Apparently, a whole lot.
- Married to Rick Ocasek (Leader of rock band The Cars)
- Only the 2nd model to ever appear on consecutive Sports Illustrated Swimsuit editions
- Christie Brinkley was the 1st
- Judge on “America’s Next Top Model”
Paulina Porizkova wrote a brilliant essay for The New York Times Sunday Review, which may not seem notable at first. The Sunday Review is, week in and week out, filled with brilliant essays.
But Porizkova is a woman and an immigrant: two groups that don’t have enough seats at the table right now.
The table is where the power is. The table is where decisions are made. The table is where your voice gets heard and, more importantly, factored in.
On top of that, Porizkova is a model and an actress: two groups we rarely look to for cultural insight.
Here’s our cue to change all that.
“America made me a feminist” is a look at Porizkova’s gradual adoption of the word “feminist” after several decades of rejecting it as insecure posturing.
“A woman who needed to state that she was equal to a man might as well be shouting that she was smart or brave,” she writes. “If you were, you wouldn’t need to say it. I thought this because back then, I was a Swedish woman.”
Porizkova was born in Czechoslovakia. Her family moved to Sweden when she was a girl, and she started attending Swedish schools at age 9.
“I was bullied by a boy for being an immigrant,” she writes. “My one friend, a tiny little girl, punched him in the face. I was impressed. In my former country, a bullied girl would tattle or cry. I looked around to see what my new classmates thought of my friend’s feat, but no one seemed to have noticed. It didn’t take long to understand that in Sweden, my power was suddenly equal to a boy’s.”
In Czechoslovakia, she writes, the women worked all day and served their families all night. “In return, those women were cajoled, ignored and occasionally abused, much like domestic animals.”
In Sweden, housekeeping was divided equally, even by her Czechoslovakian father. “Why? He had divorced my mother and married a Swedish woman.”
Sex education was comprehensive and not rooted in fear.
“Sex education taught us the dangers of venereal diseases and unwanted pregnancy, but it also focused on fun stuff like masturbation,” she writes. “For a girl to own her sexuality meant she owned her body, she owned herself. Women could do anything men did, but they could also — when they chose to — bear children. And that made us more powerful than men. The word ‘feminist’ felt antiquated; there was no longer a use for it.”
Then she moved to Paris. She was 15 and working as a model, and she started to feel, for the first time in years, patronized — powerful, still, but in a way that required allure and mystery, rather than strength and openness.
At 18, she moved to the United States. Here, she writes, she began to feel her power slip away.
“In America, a woman’s body seemed to belong to everybody but herself. Her sexuality belonged to her husband, her opinion of herself belonged to her social circles, and her uterus belonged to the government. She was supposed to be a mother and a lover and a career woman (at a fraction of the pay) while remaining perpetually youthful and slim. In America, important men were desirable. Important women had to be desirable.”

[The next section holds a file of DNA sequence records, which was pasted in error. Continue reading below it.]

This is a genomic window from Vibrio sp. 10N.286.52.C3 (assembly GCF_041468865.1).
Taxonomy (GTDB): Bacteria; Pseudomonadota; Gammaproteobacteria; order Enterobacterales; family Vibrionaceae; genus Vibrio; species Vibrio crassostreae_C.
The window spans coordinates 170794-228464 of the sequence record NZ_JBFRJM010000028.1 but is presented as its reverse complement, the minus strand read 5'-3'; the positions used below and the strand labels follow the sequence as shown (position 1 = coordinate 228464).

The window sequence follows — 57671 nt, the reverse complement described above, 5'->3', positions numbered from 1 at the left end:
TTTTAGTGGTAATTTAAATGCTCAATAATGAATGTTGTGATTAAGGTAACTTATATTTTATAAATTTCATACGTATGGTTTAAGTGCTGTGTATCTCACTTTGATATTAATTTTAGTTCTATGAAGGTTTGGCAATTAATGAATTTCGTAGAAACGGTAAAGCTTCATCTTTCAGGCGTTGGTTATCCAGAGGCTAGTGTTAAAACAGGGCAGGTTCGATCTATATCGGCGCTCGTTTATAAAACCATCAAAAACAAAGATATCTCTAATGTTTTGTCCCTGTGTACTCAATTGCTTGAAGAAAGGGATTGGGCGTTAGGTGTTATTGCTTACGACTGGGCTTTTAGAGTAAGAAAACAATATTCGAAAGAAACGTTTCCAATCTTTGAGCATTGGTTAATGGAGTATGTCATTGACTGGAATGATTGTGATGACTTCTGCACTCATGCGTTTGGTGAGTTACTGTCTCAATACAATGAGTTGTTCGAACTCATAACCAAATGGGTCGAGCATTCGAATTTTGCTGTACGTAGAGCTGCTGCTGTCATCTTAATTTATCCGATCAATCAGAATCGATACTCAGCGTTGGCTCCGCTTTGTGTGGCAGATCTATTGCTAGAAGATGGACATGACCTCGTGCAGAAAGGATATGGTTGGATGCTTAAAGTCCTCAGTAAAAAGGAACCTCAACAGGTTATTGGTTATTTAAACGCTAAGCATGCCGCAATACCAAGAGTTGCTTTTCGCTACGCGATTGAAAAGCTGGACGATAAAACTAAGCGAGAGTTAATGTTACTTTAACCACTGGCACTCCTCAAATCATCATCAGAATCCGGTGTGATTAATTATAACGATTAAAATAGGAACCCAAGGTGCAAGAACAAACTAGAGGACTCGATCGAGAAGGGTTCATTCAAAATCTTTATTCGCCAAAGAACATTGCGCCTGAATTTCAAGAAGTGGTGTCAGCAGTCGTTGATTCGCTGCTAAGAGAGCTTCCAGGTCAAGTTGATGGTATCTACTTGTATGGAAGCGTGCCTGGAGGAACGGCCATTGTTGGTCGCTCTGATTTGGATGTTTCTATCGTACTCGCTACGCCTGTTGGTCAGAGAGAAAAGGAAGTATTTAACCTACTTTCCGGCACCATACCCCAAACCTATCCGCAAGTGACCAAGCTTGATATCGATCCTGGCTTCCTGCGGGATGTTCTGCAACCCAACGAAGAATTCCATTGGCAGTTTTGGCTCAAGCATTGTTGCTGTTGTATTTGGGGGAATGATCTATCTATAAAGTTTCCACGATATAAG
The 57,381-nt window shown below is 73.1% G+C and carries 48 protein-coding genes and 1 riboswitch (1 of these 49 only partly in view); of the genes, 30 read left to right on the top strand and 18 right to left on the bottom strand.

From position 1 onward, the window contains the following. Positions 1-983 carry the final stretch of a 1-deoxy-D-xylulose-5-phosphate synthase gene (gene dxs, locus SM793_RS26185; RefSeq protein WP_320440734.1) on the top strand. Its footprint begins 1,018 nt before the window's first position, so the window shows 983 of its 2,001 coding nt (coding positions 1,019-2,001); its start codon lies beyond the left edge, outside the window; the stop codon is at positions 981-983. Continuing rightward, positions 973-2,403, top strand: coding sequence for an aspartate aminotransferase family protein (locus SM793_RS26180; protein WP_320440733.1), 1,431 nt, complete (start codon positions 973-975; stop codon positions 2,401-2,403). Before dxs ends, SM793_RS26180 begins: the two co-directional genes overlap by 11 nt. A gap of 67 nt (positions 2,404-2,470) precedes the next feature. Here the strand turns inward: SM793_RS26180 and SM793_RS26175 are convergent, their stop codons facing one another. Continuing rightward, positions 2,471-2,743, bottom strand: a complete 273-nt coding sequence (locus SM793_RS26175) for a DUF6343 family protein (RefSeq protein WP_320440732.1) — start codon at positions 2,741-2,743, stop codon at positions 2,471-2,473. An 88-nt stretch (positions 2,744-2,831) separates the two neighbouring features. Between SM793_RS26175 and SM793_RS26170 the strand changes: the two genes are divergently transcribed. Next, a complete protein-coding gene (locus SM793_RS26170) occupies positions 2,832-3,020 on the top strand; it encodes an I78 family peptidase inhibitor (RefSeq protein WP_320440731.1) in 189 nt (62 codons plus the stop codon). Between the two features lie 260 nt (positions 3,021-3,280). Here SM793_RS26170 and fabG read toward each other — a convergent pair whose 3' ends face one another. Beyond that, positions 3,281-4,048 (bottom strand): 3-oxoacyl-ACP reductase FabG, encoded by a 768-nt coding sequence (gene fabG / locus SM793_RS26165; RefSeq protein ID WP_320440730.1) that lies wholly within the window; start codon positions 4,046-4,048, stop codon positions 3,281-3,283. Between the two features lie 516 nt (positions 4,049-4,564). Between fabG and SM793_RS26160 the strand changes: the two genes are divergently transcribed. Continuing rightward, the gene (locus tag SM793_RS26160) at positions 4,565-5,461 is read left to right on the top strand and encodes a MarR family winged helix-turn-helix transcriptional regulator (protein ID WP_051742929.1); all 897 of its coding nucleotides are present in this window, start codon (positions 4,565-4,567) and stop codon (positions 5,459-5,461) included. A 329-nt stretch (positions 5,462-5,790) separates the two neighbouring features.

There’s a lot of truth packed in that paragraph.
And a lot of resistance to hearing it.
“All this from a woman who made her millions posing in lingerie and bikinis,” one reader commented online.
“Ms. Porizkova made millions purely from her good looks and was lionized socially because she made millions purely from her good looks,” commented another. “How is her experience at all useful for others without her extraordinary, random luck?”
In other words: Who cares? She’s not like us.
We’d all do well to listen more closely to people who are not like us — not just listen, but hear. Not just stay quiet long enough to mount a defense, but long enough to let the words seep into our brains and unclench them a bit.
“In the Czech Republic, the nicknames for women, whether sweet or bitter, fall into the animal category: little bug, kitten, old cow, swine,” Porizkova writes. “In Sweden, women are rulers of the universe. In France, women are dangerous objects to treasure and fear. For better or worse, in those countries, a woman knows her place.
“But the American woman is told she can do anything,” she writes, “and then is knocked down the moment she proves it.”
The Swedish government has a minister for gender equality. After the country’s 2014 election, 43 percent of the parliamentary seats were held by women. In 2015, 82 women and 90 men were heads of Sweden’s top government agencies.
The U.S. Congress is 19 percent female. There are seven women in President Donald Trump’s Cabinet and Cabinet-level positions, and one is the president’s daughter.
Our table has some catching up to do. We’re working on it; a record number of women are exploring bids for office since Trump’s election. Someday, God willing, we’ll join Germany, India, South Korea, Senegal, Pakistan, Canada and some of the other 50-plus countries who’ve had female heads of state.
Meanwhile, let’s start listening to one another. Even when — especially when — the person talking doesn’t look like us.
Paulina Porizkova Topless Candid Romp At The Beach
Paulina Porizkova (Czech: Pavlína Pořízková, pronounced [ˈpavliːna ˈpor̝iːskovaː]; born April 9, 1965 in Prostějov, Czechoslovakia) is a Czech model and actress.